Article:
I have been thinking about what is called the Benedict Option for a while. It is Rod Dreher’s proposal for Christians to strategically withdraw from the political culture wars. Last August in the midst of America’s train-wreck of an election, I wrote about it. I suggested a “Jeremiah Option” instead, referring to Jeremiah 29:5-7.
I pointed out that, beginning with their exile in Babylon, the Jews have had more experience being a diaspora community than have Christians.
Rod Dreher’s new book on The Benedict Option is out and generating much discussion.
Rod has been complaining that some of the early reviews read ideas into his book that are not there. He likes Scot McKnight’s review, though. So, if you aren’t going to read the book and want an idea about it, I would start with McKnight.
One of the things about the Benedict Option is that it requires the forming of a new kind of Christian community. The original St. Benedict founded monasteries. Dreher doesn’t propose that for most people. He is talking about enclaves that create within our culture networks that deal with the issues of sexuality, consumerism, individualism, and divisiveness in a distinctively Christian way.
I do see the problem of how our participation in society tends to compromise faith and virtue. Many have seen how participation in the public education system does this. So home schooling networks came into existence.
It is not so easy to see how we can separate out from many other systems: healthcare, entertainment, political parties, and higher education. Do we really want these to be separate for Christians? Not Rod is proposing quite that.
Marriage and family is probably the most pressing issue. Recent events have highlighted the secular nature of marriage. It is seen as a civil right and not necessarily as something having anything to do with bearing and raising children. I had a strong critique of civil marriage long before gay marriage was the issue. No fault divorce it seemed to me–with its lack of any sanctions to enforce the vows–forced us all to have de facto open marriages.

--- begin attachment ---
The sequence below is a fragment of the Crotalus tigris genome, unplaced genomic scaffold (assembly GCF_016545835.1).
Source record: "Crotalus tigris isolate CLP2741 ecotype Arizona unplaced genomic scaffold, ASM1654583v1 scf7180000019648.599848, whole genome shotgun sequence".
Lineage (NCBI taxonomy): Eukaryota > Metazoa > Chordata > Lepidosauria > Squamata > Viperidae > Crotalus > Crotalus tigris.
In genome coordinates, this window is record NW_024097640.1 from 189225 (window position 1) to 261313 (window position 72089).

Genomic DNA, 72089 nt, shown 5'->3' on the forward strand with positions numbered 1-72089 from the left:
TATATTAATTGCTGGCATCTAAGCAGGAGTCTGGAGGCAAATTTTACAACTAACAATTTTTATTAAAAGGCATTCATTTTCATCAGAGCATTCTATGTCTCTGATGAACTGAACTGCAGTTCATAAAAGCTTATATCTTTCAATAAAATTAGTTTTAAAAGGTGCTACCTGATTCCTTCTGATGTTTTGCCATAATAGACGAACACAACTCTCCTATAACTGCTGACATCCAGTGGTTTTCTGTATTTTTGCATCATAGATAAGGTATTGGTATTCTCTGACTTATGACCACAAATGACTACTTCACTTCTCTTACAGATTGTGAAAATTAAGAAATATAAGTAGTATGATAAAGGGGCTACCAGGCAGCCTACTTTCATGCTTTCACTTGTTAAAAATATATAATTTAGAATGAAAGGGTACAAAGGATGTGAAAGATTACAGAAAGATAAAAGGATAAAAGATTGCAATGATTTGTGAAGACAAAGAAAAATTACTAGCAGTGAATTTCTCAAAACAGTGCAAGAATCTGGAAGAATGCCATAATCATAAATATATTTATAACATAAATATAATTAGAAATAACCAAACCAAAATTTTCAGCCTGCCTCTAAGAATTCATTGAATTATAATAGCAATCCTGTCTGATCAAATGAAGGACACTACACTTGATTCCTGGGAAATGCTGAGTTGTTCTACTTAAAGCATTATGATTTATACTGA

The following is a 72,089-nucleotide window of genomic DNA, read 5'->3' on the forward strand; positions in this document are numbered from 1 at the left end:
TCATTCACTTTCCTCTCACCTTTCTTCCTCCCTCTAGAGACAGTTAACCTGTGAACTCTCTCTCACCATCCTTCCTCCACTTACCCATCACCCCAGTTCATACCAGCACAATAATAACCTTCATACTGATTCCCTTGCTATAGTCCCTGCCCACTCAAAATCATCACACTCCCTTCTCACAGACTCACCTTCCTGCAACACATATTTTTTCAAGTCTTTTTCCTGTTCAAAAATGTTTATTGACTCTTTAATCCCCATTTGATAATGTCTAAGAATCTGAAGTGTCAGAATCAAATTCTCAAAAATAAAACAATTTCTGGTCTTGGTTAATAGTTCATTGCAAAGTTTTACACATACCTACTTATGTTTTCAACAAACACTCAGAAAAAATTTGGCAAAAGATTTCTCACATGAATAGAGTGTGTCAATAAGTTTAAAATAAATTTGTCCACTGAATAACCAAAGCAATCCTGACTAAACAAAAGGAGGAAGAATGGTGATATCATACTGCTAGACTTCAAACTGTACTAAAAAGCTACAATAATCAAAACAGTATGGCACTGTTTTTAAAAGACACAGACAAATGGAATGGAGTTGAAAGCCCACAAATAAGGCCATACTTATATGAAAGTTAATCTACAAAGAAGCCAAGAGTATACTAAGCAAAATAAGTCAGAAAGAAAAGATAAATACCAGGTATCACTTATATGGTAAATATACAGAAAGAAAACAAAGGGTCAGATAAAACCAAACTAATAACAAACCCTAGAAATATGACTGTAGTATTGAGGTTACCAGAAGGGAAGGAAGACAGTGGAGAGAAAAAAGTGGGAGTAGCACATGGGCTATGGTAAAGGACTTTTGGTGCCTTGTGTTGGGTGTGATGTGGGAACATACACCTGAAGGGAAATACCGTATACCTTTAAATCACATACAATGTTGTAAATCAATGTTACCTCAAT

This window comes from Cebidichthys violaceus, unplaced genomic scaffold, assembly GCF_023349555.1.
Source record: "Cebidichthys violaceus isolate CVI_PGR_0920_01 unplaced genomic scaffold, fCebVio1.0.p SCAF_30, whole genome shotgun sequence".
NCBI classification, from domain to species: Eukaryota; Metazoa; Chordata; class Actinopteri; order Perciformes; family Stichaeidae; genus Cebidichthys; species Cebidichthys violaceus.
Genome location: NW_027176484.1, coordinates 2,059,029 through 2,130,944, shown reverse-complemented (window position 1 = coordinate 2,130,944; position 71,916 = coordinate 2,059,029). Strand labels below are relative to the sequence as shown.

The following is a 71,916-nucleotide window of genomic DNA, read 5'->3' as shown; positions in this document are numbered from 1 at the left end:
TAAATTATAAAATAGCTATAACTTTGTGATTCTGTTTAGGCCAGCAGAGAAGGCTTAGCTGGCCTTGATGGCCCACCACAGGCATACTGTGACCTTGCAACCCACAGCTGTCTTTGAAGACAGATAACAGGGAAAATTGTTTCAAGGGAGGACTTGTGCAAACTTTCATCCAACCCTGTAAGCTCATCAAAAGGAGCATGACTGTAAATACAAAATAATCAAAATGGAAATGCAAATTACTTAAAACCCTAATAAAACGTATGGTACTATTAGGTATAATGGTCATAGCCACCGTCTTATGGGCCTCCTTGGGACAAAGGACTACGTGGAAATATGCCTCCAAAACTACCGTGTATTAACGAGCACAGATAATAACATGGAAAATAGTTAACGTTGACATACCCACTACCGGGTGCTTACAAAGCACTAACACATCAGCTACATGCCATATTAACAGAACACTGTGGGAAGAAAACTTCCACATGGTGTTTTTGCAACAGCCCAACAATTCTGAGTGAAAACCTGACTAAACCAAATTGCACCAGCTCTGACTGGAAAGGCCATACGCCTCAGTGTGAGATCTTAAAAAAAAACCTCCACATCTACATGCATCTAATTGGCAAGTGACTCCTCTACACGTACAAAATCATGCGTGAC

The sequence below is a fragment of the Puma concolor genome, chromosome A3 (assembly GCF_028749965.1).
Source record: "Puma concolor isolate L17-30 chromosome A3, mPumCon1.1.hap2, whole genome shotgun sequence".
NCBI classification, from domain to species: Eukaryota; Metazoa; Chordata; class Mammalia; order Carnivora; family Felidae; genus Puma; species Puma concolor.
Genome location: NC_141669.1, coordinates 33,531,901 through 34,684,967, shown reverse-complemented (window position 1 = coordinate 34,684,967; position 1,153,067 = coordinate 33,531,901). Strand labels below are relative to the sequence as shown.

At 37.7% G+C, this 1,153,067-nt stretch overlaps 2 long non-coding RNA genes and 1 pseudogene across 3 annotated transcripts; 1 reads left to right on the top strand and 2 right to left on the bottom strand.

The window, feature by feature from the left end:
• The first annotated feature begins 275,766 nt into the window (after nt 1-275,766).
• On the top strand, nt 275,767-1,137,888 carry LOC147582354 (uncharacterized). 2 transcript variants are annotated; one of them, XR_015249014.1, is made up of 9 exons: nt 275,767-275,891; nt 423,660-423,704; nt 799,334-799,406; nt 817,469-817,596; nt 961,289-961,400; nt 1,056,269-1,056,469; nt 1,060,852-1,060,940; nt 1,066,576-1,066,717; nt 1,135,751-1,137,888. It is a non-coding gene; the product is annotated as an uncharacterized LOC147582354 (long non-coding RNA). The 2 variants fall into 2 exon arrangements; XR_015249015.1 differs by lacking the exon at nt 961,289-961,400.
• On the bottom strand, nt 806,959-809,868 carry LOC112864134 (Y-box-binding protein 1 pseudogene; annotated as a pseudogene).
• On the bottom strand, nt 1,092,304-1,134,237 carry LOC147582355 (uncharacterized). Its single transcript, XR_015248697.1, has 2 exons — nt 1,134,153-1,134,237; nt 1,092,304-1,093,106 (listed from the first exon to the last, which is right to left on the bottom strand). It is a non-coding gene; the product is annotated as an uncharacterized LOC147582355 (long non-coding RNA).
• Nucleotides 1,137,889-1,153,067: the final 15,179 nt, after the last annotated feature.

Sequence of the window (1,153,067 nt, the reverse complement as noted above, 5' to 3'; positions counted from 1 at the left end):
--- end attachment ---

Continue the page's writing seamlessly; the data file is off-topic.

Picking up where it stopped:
Some have proposed a separate faith-based system of “covenant marriage”. Others have proposed that clergy stop signing civil marriage licenses. But so far we really haven’t found a way to–so to speak–repeal and replace marriage.
Rod Dreher is Eastern Orthodox. He already has a counter-cultural community that is over against the individualism of society. I was thinking about this during Lent. One of my sons and his family are Eastern Orthodox. During Lent they fast as a community, and they break their fast as a community. I, as a mainline Protestant, can decide to fast or give something up during Lent. But it would be an individual decision and action. I would not do it in solidarity with a community, but as an individual expressing my personal spirituality.
And, I confess, I am a little afraid of submitting to a larger community. I am too attached to exercising my critical judgment. A community is not necessarily more correct than an individual. Sometimes communities impose doctrinal and behavioral standards that I would not be able to live with.
Michelle Van Loon has a thoughtful post about this asking, “Is it Possible to Think for Ourselves AND Pursue Spiritual Community? She brings experience of having come under pressure toward group-think when she was part of the home schooling movement.
I could go on and call into question the value of the contemporary emphasis on networking. For the most part I opted out of networking even when I was told it would help my career. And I blame networking for the fact that people are so divided today. The people who say, “I don’t know anybody who voted for Trump” or “I don’t know any immigrants” are probably victims of networking. Networks are not very catholic. They tend to limit our experience.